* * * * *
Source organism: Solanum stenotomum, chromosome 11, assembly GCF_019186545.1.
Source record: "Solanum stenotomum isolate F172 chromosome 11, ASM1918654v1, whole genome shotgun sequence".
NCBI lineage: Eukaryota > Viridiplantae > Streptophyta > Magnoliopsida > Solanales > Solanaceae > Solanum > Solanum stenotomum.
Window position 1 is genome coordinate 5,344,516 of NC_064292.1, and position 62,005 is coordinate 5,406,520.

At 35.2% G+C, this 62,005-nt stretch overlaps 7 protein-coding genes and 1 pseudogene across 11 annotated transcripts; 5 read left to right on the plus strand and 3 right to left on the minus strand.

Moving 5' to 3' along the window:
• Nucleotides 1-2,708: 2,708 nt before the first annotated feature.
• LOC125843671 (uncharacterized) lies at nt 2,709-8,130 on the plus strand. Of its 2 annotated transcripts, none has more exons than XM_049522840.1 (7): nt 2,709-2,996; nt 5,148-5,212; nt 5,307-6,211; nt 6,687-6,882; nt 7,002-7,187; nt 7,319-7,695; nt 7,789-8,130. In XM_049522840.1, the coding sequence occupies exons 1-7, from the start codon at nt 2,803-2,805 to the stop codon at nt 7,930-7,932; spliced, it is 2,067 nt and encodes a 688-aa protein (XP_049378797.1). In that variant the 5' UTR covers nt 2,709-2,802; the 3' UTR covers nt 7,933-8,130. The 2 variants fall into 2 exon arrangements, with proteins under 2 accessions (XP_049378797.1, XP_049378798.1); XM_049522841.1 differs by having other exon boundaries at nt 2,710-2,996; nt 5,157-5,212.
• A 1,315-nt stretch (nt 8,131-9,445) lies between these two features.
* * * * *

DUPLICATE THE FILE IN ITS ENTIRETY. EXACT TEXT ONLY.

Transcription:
Source organism: Solanum stenotomum, chromosome 11, assembly GCF_019186545.1.
Source record: "Solanum stenotomum isolate F172 chromosome 11, ASM1918654v1, whole genome shotgun sequence".
NCBI lineage: Eukaryota > Viridiplantae > Streptophyta > Magnoliopsida > Solanales > Solanaceae > Solanum > Solanum stenotomum.
Window position 1 is genome coordinate 5,344,516 of NC_064292.1, and position 62,005 is coordinate 5,406,520.

At 35.2% G+C, this 62,005-nt stretch overlaps 7 protein-coding genes and 1 pseudogene across 11 annotated transcripts; 5 read left to right on the plus strand and 3 right to left on the minus strand.

Moving 5' to 3' along the window:
• Nucleotides 1-2,708: 2,708 nt before the first annotated feature.
• LOC125843671 (uncharacterized) lies at nt 2,709-8,130 on the plus strand. Of its 2 annotated transcripts, none has more exons than XM_049522840.1 (7): nt 2,709-2,996; nt 5,148-5,212; nt 5,307-6,211; nt 6,687-6,882; nt 7,002-7,187; nt 7,319-7,695; nt 7,789-8,130. In XM_049522840.1, the coding sequence occupies exons 1-7, from the start codon at nt 2,803-2,805 to the stop codon at nt 7,930-7,932; spliced, it is 2,067 nt and encodes a 688-aa protein (XP_049378797.1). In that variant the 5' UTR covers nt 2,709-2,802; the 3' UTR covers nt 7,933-8,130. The 2 variants fall into 2 exon arrangements, with proteins under 2 accessions (XP_049378797.1, XP_049378798.1); XM_049522841.1 differs by having other exon boundaries at nt 2,710-2,996; nt 5,157-5,212.
• A 1,315-nt stretch (nt 8,131-9,445) lies between these two features.